Here's my understanding of the whisky v. whiskey spelling dilemma. And while I may not have my facts totally straight, as a 9th generation bourbon distiller in Ky, this is not the first time the subject has come up.
Originally, all whisky (Ireland, Scotland) was spelled without the "e". Then in the 1830's the English, Canadian, Irish and US adopted the whiskey spelling that included the "e" for whiskies made in those areas.
Thus, leaving whiskies made in Scotland with the old traditional spelling.
We at Maker's Mark are a notable exception - let me explain why.
My (4) great grandfather Robert Samuels, after mustering out of the Pennsylvania militia in 1783 brought his pot still and his family to Kentucky where he began farming and making corn whisky. This tradition was passed down from father to son until WWII when Pres. Roosevelt shut down the distilleries so they could make industrial alcohol, supporting the war effort.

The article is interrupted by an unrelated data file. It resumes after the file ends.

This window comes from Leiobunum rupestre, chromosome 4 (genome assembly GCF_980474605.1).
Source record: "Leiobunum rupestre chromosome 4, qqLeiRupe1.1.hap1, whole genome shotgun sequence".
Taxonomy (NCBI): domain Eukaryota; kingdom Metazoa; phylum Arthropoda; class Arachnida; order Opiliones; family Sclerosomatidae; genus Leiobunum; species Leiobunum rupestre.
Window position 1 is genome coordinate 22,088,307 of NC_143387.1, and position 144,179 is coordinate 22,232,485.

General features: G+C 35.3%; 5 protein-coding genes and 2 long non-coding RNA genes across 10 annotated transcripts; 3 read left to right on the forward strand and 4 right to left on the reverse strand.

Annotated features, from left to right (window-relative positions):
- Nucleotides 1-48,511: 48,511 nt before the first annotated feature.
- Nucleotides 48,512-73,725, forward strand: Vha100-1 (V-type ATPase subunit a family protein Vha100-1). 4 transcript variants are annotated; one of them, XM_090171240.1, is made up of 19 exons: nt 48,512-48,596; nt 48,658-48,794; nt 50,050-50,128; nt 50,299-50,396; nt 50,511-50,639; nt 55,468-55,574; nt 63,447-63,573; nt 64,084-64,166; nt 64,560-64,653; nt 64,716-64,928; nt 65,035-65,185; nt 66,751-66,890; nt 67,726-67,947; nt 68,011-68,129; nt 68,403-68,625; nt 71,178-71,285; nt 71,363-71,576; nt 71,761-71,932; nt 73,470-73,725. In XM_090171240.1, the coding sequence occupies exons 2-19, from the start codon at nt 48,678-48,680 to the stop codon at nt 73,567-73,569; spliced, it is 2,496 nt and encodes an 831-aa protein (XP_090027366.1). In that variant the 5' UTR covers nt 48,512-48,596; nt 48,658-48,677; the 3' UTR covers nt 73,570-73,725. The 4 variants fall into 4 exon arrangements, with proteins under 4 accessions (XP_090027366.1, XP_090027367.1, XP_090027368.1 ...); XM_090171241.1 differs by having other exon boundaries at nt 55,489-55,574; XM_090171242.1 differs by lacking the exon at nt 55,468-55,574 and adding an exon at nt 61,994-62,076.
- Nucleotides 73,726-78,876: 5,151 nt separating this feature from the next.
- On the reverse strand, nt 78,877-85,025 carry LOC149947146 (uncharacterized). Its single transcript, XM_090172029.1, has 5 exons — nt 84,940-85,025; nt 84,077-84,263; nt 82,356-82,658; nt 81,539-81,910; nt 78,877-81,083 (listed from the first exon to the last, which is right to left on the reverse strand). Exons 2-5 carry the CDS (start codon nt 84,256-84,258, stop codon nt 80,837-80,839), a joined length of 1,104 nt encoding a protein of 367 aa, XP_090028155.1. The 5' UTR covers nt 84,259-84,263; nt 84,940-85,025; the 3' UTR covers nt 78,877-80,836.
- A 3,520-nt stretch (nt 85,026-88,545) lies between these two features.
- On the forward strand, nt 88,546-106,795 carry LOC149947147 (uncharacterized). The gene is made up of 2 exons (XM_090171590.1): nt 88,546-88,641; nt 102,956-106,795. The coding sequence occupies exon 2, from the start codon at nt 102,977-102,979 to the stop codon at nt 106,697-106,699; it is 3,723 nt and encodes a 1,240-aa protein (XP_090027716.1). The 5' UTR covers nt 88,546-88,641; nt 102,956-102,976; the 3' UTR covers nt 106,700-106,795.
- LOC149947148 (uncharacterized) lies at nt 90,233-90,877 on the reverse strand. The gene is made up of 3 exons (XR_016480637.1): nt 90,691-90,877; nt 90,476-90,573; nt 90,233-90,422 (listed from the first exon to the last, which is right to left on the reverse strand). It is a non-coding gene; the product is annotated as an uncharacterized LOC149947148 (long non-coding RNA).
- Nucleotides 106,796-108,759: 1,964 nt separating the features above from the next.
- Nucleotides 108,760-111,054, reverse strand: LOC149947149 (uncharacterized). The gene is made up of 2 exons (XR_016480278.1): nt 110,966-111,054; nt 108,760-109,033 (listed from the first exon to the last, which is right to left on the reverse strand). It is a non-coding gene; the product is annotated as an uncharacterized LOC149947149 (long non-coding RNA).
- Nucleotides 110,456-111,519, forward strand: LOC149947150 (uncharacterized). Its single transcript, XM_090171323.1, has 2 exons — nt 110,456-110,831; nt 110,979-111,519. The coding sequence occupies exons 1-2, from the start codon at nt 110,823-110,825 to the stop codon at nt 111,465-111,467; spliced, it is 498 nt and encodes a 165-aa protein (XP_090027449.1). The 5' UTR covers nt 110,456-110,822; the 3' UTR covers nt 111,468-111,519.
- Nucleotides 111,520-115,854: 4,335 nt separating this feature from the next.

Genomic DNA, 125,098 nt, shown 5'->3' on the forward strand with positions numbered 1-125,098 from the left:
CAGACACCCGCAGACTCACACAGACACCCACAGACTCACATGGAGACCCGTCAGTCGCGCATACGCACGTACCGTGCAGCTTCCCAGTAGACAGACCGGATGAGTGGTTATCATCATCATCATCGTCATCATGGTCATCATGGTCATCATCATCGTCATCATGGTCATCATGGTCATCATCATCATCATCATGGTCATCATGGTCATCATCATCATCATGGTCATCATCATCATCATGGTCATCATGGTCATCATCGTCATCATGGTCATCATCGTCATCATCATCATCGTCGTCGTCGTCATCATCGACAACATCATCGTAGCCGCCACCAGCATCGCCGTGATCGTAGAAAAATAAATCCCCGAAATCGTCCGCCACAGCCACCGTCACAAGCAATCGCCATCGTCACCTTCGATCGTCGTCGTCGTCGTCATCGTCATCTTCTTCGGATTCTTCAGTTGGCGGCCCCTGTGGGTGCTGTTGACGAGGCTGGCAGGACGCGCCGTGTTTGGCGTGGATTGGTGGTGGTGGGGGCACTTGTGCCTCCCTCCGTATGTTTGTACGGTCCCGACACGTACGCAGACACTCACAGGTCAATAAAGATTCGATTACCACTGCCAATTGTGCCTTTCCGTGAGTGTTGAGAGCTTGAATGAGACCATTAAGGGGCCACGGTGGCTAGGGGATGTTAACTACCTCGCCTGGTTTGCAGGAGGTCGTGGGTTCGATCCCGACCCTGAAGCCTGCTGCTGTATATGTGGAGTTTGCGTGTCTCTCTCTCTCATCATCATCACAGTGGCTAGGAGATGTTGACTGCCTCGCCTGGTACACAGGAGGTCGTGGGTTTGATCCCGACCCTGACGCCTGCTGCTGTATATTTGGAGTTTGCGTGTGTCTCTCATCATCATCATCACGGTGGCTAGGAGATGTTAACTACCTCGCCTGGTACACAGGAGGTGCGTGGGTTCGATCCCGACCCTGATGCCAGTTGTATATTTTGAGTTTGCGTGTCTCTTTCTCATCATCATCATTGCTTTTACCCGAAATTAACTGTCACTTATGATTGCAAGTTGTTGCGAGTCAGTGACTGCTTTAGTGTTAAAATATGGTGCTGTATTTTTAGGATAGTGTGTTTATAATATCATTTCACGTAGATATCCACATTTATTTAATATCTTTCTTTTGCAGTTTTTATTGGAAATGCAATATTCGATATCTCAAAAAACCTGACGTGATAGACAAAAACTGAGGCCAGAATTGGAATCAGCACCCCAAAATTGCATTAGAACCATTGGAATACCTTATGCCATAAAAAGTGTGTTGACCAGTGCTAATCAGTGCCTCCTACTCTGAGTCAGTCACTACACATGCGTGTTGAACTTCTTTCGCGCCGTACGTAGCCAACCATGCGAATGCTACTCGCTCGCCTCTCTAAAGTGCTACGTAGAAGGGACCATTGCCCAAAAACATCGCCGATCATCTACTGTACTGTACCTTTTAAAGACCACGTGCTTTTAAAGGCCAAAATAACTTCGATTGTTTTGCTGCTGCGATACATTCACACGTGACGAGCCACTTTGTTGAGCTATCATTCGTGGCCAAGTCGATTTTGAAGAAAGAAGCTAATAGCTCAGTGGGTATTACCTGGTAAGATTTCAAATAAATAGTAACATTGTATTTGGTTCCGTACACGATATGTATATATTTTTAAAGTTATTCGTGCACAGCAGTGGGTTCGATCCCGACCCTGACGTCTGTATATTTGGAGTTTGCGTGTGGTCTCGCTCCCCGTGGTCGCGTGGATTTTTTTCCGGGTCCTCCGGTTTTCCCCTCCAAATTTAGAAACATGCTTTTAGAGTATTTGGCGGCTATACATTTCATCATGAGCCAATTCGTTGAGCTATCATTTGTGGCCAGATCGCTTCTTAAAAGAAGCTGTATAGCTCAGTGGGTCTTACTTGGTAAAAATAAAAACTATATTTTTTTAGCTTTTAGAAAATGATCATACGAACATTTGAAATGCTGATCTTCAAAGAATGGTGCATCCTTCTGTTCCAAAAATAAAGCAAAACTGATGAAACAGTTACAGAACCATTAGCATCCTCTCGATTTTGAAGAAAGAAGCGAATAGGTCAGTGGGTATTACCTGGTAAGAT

In the ealry 1950s my father, wanting to get back into the bourbon business, bought a little distillery just outside of Loretto and totally changed his ancestors' bourbon formula. He wanted to create a smoother, more refined flavor profile and actually burned his ancestor's recipe to get started.
When my mother named dad's new invention "Maker's Mark" in the late 1950's (after 6 years of the barrel aging) dad really wanted to retain one tradition from his family, one which would reflect our ties to Scotland. Thus, he rationalized that since the family was of Scottish heritage and since we were making whisky in KY long before the English/Irish spelling came about, it would be totally appropriatethat any Samuels-made bourbon could be grandfathered and would continue to spell whisky the proper way.
That's my story as it has been handed down (parts of it handed down over 200 years). Would love to hear if you or others have a different take on this profound question
billsamuels@makersmark.com

Geds said...